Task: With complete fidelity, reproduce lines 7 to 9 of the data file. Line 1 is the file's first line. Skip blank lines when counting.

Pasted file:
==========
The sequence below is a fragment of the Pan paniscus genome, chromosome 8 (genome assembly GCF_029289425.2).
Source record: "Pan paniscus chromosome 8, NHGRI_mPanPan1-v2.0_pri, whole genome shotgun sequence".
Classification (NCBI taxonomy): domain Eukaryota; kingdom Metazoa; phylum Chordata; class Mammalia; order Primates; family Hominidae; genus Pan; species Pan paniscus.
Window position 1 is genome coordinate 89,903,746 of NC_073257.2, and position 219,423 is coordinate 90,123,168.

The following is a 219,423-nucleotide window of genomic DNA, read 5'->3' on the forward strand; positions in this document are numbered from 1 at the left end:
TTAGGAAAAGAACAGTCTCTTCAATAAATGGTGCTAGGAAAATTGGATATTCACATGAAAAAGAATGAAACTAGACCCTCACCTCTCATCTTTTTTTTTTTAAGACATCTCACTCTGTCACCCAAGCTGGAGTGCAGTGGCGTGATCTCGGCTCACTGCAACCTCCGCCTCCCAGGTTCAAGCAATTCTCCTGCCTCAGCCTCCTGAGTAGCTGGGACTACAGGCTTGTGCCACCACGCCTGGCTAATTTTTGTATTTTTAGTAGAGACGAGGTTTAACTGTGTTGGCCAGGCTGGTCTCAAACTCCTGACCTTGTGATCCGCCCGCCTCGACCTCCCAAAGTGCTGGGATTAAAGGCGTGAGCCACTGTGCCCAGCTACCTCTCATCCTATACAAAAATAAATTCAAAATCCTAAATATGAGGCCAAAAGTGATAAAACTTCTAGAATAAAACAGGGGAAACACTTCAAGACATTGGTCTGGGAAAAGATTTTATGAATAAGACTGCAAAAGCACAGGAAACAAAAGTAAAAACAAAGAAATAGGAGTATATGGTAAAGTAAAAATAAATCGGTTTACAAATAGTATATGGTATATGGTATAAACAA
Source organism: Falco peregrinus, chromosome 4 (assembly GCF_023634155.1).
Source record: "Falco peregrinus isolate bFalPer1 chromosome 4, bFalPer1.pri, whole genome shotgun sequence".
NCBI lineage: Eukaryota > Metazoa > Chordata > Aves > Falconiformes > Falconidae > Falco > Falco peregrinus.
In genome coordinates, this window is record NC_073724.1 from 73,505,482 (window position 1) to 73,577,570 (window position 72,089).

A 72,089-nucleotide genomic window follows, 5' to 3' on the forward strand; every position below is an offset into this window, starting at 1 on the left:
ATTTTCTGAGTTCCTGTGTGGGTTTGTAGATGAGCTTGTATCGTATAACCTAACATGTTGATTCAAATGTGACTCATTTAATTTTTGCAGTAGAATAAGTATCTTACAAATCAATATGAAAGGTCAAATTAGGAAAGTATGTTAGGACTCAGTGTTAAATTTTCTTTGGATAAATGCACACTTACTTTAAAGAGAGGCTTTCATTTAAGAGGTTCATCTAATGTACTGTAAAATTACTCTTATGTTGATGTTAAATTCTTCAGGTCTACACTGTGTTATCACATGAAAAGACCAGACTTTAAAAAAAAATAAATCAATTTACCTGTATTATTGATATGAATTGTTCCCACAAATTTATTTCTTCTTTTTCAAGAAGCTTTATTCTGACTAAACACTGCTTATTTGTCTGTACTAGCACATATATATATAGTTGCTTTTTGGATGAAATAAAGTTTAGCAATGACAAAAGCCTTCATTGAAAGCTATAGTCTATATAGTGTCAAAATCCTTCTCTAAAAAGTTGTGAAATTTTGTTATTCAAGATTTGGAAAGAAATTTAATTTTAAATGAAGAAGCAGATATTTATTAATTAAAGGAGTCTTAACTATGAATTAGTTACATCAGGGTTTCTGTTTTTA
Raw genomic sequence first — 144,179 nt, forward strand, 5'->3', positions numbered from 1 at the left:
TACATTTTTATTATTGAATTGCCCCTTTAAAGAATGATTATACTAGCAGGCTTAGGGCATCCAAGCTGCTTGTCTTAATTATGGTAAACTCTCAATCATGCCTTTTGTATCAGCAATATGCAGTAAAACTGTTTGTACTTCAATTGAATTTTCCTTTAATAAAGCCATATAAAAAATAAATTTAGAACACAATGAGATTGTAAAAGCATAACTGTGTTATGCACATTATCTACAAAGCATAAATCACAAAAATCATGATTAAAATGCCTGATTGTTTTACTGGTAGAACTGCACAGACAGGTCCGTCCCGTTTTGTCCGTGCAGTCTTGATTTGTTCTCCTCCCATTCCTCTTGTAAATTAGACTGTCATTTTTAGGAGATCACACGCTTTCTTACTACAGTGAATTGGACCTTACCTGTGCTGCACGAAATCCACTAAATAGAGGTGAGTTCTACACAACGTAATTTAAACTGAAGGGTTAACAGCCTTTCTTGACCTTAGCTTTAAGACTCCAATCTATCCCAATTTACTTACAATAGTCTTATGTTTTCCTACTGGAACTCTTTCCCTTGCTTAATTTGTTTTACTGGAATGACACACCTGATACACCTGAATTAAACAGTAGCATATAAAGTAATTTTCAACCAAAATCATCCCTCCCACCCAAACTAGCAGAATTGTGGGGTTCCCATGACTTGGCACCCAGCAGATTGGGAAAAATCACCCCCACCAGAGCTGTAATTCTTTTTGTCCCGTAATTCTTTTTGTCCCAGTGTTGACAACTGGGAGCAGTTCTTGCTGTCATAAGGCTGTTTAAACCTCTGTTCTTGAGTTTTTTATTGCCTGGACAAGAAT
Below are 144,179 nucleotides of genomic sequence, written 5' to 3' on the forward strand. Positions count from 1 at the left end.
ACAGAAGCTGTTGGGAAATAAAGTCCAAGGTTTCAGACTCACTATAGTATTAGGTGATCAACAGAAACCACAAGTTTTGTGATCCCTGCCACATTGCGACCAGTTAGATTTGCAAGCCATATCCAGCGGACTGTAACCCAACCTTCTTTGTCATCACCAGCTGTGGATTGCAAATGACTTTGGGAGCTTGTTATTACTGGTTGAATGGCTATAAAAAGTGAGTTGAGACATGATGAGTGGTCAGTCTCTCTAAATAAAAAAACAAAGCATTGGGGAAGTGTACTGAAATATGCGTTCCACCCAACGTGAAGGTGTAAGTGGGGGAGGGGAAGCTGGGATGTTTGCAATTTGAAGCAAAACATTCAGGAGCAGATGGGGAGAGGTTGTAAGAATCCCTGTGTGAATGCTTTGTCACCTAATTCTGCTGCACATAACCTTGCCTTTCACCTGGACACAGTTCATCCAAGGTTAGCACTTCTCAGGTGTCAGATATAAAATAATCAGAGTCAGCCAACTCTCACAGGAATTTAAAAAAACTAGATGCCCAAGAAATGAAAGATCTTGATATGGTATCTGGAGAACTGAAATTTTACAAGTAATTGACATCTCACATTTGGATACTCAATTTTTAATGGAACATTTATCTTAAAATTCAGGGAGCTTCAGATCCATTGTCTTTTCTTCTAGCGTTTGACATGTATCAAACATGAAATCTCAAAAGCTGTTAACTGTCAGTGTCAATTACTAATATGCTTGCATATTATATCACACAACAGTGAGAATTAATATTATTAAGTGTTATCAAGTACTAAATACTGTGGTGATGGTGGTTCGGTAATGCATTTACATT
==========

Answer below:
Source organism: Falco peregrinus, chromosome 4 (assembly GCF_023634155.1).
Source record: "Falco peregrinus isolate bFalPer1 chromosome 4, bFalPer1.pri, whole genome shotgun sequence".
NCBI lineage: Eukaryota > Metazoa > Chordata > Aves > Falconiformes > Falconidae > Falco > Falco peregrinus.